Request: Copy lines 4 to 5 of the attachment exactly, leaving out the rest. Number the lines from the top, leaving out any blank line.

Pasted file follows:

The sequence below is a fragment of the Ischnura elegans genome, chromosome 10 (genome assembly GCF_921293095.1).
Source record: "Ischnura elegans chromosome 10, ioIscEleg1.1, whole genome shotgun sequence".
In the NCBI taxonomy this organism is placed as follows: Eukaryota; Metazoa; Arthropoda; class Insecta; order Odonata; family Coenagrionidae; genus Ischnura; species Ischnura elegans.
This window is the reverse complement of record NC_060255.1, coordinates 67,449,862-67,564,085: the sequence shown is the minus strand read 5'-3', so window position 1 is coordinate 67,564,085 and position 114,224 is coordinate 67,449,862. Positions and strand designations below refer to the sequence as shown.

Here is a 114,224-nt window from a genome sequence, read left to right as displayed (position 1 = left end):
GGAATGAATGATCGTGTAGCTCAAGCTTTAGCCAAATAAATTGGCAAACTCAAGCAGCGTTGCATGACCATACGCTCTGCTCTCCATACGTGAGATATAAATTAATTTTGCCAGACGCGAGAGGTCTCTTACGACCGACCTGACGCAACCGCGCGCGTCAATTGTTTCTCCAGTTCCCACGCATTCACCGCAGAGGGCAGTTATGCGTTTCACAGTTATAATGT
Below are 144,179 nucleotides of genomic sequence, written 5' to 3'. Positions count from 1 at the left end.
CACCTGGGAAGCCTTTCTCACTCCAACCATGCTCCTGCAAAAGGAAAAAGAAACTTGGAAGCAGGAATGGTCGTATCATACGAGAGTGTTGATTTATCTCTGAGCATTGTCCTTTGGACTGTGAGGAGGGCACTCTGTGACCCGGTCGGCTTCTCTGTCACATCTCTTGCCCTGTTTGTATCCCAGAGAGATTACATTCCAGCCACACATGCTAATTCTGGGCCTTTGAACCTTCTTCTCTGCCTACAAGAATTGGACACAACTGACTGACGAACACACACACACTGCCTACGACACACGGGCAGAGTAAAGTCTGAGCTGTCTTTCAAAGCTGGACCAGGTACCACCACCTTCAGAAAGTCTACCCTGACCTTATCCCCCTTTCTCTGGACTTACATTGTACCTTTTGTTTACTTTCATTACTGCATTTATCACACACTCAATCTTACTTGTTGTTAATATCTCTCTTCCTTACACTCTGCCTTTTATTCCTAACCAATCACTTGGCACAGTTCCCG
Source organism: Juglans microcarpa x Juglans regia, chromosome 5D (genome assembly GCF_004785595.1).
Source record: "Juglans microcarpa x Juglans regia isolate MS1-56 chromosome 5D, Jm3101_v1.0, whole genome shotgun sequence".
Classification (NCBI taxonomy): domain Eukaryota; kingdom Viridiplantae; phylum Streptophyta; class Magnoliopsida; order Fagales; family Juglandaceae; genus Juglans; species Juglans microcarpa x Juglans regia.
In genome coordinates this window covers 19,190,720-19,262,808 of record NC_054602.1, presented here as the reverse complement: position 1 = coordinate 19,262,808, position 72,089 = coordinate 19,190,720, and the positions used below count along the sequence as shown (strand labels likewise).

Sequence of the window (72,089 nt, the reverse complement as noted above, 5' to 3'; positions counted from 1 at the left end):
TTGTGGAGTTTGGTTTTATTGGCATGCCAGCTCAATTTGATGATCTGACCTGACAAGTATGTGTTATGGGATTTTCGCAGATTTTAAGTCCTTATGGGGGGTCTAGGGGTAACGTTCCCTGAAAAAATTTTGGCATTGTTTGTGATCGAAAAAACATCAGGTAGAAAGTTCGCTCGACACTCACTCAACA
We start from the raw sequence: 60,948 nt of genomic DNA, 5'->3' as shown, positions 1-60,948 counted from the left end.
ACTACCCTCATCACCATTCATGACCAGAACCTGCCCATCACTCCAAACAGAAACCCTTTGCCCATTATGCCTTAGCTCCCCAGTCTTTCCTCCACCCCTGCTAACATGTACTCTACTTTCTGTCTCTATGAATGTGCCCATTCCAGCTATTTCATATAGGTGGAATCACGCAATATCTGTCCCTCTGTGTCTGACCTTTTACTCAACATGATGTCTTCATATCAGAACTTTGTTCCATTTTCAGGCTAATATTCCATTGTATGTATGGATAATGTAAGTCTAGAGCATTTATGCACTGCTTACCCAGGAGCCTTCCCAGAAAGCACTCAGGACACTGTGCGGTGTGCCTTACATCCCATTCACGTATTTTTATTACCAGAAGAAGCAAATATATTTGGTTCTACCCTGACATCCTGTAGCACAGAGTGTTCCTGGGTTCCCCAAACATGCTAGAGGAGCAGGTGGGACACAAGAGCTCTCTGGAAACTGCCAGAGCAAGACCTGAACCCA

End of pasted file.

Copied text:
This window is the reverse complement of record NC_060255.1, coordinates 67,449,862-67,564,085: the sequence shown is the minus strand read 5'-3', so window position 1 is coordinate 67,564,085 and position 114,224 is coordinate 67,449,862. Positions and strand designations below refer to the sequence as shown.

Here is a 114,224-nt window from a genome sequence, read left to right as displayed (position 1 = left end):